Independent Movement candidates took 11 of 12 possible seats of the Doctor’s Syndicate board during midterm elections on Friday, a body traditionally dominated by Muslim Brotherhood members.
After the recent elections, the board of 25 seats is now comprised of 15 members from the Independent Movement and nine from the Muslim Brotherhood, with one seat reserved for counsel president Dr. Khairy Abdel Dayem. This marks the first time in 28 years that the Islamists have not held a majority on the Doctor’s Syndicate’s board.
Previous to the Friday election, the board was dominated by 20 Muslim Brotherhood members, while only four were from the Independent Movement.
Syndicate member Dr Samia Sabry, who voted for an Independent Movement candidate in Cairo, said the elections were politically motivated, and credited a high voter turnout for the Independents’ win.
“The change happened because [in the past] none of us really cared to go vote in the syndicate elections,” said Sabry. He added that such a shift is happening in other professional syndicates, too. “People have started feeling the importance of the political life, when before we didn’t think we had any chances.”
“Even with the very bad weather, we all went out to vote. In Cairo it was a 100 percent turnout.”
The Doctors’ Syndicate has made news in recent weeks as they prepare for a partial strike set to begin on 1 January in support of the draft Staff Law, which would guarantee better wages and working conditions for medical professionals. The syndicate has unanimously backed the Staff Law.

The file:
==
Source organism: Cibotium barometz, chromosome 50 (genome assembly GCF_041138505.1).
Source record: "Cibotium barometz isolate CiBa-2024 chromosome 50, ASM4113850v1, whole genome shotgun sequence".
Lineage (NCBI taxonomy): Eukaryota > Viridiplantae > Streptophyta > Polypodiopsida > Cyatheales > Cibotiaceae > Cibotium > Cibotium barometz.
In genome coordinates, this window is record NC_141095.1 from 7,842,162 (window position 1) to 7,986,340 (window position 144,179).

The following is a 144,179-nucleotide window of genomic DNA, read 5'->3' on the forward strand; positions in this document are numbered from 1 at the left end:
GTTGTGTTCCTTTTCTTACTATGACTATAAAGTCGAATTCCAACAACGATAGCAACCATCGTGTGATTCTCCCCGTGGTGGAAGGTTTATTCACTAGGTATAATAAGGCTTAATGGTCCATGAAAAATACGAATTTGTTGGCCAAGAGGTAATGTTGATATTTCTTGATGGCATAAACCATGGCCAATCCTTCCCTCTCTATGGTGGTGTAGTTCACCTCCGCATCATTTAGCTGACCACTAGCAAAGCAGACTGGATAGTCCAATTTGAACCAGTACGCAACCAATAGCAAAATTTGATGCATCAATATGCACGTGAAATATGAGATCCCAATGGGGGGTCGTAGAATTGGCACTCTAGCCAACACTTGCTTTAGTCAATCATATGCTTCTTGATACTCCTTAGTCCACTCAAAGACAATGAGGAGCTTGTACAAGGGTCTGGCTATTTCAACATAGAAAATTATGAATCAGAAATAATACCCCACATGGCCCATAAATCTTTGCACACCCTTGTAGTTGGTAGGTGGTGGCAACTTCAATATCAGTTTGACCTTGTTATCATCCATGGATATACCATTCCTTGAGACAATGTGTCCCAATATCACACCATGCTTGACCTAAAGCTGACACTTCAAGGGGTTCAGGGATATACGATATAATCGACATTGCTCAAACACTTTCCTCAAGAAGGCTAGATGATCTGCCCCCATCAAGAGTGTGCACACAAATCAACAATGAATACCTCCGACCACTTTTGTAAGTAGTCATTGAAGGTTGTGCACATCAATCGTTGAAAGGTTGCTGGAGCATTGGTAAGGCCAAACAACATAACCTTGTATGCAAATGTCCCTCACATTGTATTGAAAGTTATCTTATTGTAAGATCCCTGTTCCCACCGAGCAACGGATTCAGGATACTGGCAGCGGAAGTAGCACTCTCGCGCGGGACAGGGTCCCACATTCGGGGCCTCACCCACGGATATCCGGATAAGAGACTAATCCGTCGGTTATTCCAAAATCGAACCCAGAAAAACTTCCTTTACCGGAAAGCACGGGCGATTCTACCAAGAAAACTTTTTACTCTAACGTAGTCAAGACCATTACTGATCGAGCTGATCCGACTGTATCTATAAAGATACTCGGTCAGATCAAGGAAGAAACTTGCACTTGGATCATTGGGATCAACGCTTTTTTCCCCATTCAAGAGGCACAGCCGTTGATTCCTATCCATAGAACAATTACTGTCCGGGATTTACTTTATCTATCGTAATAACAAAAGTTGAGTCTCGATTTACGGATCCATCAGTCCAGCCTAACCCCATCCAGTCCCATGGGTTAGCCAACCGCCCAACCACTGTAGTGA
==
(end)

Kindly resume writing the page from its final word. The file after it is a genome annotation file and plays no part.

Despite the change of syndicate leadership, the partial strike will still go forward as planned, said Sabry.
During the partial strike doctors will treat patients with free healthcare in internal hospital departments like the emergency department, halting the operations of outpatient clinics where patients are charged for treatment—the same tactics used during a partial strike in October 2012.
The draft Staff Law was initially agreed upon in May 2012, but was later modified as unions representing the greater community of medical professionals, other than physicians, successfully lobbied for inclusion in the bill.